Lansing History

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  • Wait, where is the hill I need to climb to take a photo of downtown?
  • I'm pretty sure he's talking about the hill in Oak Park, the same one they shoot the City's fireworks display off of. I haven't ventured into Oak Park before, but now I kinda want to. I've always thought the best view of downtown was from 496 above Cedar St, good luck getting a picture from there though.
  • Yeah, I was talking about Oak Park. Though, the view is more something you just want to see than photograph. The VOA shelter blocks a lot of the view, but you still get some interesting sites from up there. You also get a really neat view of Boji Tower from the playground in the park, which is right at entrance to the park on Linden Grove (which is right off Pennsylvania). Way, way back in the city's history, Oak Park was actually the cemetary for the city of Lansing before they moved it down to Mount Hope. They eventually moved the graves down there. The park also used to have a small pond.
  • I found your story about what happened after I moved out east very interesting. There was a great turning away from the cities and Michigan that began in the 70's. People would line up out side Paramount News on Sundays to get the latest newspapers from Houston the promised land of jobs in the oil business. People in Texas called the Michigaders "Motor Heads" and make light of them for traveling to Texas in old cars with everything they owned packed into a trailer. Why desperate people seem funny is something I asked a Texan who was at my bar out east, he said because they look like the Beverly Hillbillys coming to town. I cut him off, and told him I was from Lansing, he did not know were Lansing is!
    I did not see the devastation that crack brought here, I did see Boston in those days and yes it was kind of dumpy and could be dangerous in almost any neighborhood. Today most of Boston is beautiful.
    Meanwhile back to here, today I am also going to take a little drive over there and check out Oak Park.
  • I was also wondering why there are always lots of folks down by the V.O.A. on Larch is there housing there, do they work there? Is that the shelter that blocks the view? I guess it must be!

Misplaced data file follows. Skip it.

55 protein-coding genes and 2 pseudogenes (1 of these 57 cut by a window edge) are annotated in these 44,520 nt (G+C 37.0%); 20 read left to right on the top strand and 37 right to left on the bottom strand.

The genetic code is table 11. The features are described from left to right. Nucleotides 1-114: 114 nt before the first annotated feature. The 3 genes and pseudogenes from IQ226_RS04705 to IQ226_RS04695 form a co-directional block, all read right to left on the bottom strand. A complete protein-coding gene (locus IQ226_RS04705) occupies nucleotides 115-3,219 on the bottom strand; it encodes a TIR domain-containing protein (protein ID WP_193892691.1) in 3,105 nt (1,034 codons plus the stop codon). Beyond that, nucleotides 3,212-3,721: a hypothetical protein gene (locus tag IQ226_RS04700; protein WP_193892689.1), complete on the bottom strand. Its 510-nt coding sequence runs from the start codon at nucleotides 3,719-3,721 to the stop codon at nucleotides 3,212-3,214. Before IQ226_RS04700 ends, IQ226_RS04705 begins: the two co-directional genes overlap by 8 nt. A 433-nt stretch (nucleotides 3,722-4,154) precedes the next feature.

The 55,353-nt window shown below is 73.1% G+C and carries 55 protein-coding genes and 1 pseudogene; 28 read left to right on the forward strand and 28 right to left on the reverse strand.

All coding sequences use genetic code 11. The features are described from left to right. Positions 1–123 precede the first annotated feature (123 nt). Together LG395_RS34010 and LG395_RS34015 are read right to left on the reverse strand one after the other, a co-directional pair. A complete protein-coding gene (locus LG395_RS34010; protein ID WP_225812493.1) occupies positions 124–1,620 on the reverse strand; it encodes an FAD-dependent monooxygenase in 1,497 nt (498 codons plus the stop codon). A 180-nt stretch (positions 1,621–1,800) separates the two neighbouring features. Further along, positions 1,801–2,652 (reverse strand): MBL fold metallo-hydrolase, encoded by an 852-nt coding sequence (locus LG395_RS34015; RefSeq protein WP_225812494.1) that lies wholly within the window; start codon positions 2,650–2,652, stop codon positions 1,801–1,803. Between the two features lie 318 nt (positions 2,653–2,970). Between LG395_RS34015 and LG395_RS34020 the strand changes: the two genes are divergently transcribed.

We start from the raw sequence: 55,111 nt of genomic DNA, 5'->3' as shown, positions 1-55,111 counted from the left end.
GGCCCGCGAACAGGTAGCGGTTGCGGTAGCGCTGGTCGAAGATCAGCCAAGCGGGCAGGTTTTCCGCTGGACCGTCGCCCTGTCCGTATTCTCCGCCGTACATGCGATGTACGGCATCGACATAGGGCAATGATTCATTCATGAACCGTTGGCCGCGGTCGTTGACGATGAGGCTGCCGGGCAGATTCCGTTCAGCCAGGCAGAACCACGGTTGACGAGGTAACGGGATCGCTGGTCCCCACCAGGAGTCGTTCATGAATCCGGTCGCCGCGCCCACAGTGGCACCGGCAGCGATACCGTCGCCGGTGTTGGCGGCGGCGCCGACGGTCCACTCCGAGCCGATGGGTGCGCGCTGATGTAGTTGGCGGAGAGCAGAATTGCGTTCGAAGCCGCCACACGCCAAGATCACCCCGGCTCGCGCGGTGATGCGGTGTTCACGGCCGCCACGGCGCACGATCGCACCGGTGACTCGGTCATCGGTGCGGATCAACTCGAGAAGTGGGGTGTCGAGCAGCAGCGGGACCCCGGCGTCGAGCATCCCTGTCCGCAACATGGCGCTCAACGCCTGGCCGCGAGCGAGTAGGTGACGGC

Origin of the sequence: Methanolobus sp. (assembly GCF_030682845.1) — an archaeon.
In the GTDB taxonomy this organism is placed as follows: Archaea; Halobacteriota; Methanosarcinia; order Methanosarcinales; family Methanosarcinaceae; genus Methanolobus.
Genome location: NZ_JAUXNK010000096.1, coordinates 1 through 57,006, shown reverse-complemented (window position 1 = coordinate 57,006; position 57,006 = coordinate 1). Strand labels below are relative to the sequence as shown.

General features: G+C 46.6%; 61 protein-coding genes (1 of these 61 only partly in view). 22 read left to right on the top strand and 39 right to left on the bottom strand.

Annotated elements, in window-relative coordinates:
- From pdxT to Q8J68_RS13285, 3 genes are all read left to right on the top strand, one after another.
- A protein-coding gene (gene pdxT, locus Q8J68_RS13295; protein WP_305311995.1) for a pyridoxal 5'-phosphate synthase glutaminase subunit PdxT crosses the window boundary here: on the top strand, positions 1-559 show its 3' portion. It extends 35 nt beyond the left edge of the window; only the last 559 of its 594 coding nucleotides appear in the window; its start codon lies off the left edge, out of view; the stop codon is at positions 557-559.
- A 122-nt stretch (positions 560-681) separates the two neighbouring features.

• Yeah, it's a homeless shelter. I think it's the largest one in the City.
  • The City of Lansing had a #tbt showing the old Fire Station #1. They said it was on the eastside of Grand at the intersection with Allegan, which would be where the Grand Tower now riseS;

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    That said, in none of the pictures do I see the old city club, which would have been next door being one of the oldest buildings in the city.

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    Is the city club the building visible on the far right in the second story and the fire station is closer to Michigan which would be where the parking garage now is?
  • edited September 2015
    This weeks #tbt from the city. I've seen this photo quite a few times, but I love it. It's looking west across the Franklin Street (now Grand River Avenue) over the Grand River in Old Town. This would have been taken approximately at Franklin and Turner. The buildings peeking out from the left are still there save for that shorter one in the foreground. The structure at the end of Franklin is where the School of the Blind eventually went in. This photo, however, show's when the property was the Michigan Female College.

    The church you see across the river is Franklin Street Presbyterian Church built in 1865. This church lasted until they built a new structure on the site completed in 1916 which stands today. The church changed it's name to North Presbyterian in 1934 when Franklin was renamed over the rerouted Grand River Avenue and to reflect location and direction from the mother church downtown. North Presbyterian moved a few years ago in with Westminster Presbyterian at Oakland and MLK creating the North Westminster Presbyterian .

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    BTW, the bridge pictured only last for approximately twenty years from 1854 to 1875 before it was washed away in a flood. Being that the building pictured wasn't completed until the early 1870's, this picture was probably taken a few years (maybe even just a year) before the bridged was washed out.
  • Thank you for posting this photo, I have never seen it. I like how the have nice wide plank side walks on both side of the street. I am sure that was a point if civic pride. It is also interesting to note how developed the area is only 30 or 40 years after Lansing was made the state capital.
  • Thank you for posting this photo, I have never seen it. I like how they have nice wide plank side walks on both side of the street. I am sure that was a point if civic pride. It is also interesting to note how developed the area is only 30 or 40 years after Lansing was made the state capital.
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